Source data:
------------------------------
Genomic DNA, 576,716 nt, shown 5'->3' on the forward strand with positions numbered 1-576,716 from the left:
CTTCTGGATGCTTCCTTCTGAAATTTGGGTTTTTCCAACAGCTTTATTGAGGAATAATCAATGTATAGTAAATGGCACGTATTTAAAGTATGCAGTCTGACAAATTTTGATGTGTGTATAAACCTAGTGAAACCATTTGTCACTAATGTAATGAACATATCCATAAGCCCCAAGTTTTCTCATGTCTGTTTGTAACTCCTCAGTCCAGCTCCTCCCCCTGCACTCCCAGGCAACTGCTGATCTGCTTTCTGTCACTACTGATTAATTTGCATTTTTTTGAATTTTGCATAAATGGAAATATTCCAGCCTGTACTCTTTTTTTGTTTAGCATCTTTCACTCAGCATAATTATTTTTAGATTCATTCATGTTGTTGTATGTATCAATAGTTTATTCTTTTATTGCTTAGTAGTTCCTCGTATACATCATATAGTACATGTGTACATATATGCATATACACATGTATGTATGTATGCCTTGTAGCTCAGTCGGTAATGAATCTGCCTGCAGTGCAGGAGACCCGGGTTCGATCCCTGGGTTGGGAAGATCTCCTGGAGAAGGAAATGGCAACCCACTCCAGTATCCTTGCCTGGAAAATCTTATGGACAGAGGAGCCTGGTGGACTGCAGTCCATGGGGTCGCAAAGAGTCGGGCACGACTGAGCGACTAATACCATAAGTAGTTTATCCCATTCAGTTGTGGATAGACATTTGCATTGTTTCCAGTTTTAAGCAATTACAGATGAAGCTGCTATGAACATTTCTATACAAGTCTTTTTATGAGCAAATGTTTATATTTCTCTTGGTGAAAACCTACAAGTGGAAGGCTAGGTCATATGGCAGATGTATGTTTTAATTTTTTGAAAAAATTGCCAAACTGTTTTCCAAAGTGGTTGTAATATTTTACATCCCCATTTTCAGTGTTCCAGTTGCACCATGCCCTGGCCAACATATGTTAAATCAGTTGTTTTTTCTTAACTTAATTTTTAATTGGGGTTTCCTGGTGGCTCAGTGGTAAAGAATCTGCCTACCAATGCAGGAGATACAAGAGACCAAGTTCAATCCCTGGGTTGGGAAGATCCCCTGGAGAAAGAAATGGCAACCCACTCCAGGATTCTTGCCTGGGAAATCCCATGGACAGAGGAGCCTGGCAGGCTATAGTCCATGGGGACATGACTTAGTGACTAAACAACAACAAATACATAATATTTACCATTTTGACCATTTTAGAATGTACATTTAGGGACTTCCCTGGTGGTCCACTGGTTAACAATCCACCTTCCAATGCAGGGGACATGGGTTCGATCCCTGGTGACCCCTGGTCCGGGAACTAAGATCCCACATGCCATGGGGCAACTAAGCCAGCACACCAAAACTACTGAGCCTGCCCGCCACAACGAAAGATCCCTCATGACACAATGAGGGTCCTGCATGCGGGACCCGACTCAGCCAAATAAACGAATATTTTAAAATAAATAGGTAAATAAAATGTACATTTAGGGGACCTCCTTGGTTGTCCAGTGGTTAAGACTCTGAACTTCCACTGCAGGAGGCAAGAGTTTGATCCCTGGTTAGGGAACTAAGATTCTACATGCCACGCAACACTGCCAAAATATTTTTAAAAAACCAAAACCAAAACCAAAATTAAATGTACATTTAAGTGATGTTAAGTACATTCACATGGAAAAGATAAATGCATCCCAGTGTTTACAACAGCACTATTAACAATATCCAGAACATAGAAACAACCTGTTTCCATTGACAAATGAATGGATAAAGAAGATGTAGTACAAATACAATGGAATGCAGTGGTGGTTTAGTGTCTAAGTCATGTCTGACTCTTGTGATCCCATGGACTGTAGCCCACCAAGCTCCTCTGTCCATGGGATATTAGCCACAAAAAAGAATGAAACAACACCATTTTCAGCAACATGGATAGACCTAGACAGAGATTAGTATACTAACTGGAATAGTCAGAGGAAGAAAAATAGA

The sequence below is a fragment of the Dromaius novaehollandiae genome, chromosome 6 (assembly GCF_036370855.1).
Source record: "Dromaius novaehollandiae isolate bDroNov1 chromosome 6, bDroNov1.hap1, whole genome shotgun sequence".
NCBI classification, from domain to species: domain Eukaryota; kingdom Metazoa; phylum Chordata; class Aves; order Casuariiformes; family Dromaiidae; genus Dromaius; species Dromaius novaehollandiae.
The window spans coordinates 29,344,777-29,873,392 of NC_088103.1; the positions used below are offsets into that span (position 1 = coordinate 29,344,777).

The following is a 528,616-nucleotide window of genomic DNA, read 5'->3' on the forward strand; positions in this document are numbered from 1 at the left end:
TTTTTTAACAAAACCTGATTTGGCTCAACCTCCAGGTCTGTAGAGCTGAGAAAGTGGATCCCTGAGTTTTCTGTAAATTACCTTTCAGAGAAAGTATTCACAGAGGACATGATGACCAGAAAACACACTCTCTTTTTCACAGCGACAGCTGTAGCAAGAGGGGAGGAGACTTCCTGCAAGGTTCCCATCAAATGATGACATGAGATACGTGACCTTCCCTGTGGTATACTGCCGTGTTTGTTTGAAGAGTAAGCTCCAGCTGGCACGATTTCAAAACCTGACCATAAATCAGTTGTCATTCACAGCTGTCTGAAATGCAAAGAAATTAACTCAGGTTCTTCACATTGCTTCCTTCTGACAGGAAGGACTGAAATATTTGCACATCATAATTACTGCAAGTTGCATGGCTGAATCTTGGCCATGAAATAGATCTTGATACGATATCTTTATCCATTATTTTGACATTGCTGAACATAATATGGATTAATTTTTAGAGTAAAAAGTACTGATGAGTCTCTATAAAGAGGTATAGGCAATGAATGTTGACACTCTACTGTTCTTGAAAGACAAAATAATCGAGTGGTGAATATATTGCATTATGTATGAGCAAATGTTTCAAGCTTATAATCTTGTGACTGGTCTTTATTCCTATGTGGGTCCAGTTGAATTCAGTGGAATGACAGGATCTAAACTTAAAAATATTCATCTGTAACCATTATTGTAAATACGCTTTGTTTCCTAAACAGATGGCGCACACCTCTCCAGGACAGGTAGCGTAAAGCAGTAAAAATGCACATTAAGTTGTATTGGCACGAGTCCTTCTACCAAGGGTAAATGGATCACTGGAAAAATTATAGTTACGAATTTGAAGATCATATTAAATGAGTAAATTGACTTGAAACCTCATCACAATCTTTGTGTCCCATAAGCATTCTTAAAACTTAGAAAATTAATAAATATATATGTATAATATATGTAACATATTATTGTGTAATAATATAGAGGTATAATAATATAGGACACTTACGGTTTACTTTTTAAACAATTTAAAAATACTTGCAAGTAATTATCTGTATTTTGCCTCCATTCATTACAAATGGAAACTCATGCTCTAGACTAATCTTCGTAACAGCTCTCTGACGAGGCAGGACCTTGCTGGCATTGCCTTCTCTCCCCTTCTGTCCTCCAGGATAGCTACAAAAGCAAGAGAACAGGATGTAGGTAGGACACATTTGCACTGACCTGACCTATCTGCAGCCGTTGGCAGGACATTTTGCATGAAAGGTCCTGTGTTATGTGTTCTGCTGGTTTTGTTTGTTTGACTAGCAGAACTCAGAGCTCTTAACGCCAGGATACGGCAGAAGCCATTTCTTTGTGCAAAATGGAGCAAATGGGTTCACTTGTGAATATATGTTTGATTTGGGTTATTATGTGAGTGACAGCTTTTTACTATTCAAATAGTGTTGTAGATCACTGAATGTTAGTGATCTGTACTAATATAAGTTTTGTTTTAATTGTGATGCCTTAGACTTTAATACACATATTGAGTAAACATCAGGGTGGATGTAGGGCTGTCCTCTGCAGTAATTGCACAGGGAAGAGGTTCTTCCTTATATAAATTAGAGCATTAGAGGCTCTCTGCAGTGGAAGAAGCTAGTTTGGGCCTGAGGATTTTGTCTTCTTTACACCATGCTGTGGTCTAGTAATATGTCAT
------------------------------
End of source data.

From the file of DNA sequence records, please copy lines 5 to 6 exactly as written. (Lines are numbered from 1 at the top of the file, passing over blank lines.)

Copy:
NCBI classification, from domain to species: domain Eukaryota; kingdom Metazoa; phylum Chordata; class Aves; order Casuariiformes; family Dromaiidae; genus Dromaius; species Dromaius novaehollandiae.
The window spans coordinates 29,344,777-29,873,392 of NC_088103.1; the positions used below are offsets into that span (position 1 = coordinate 29,344,777).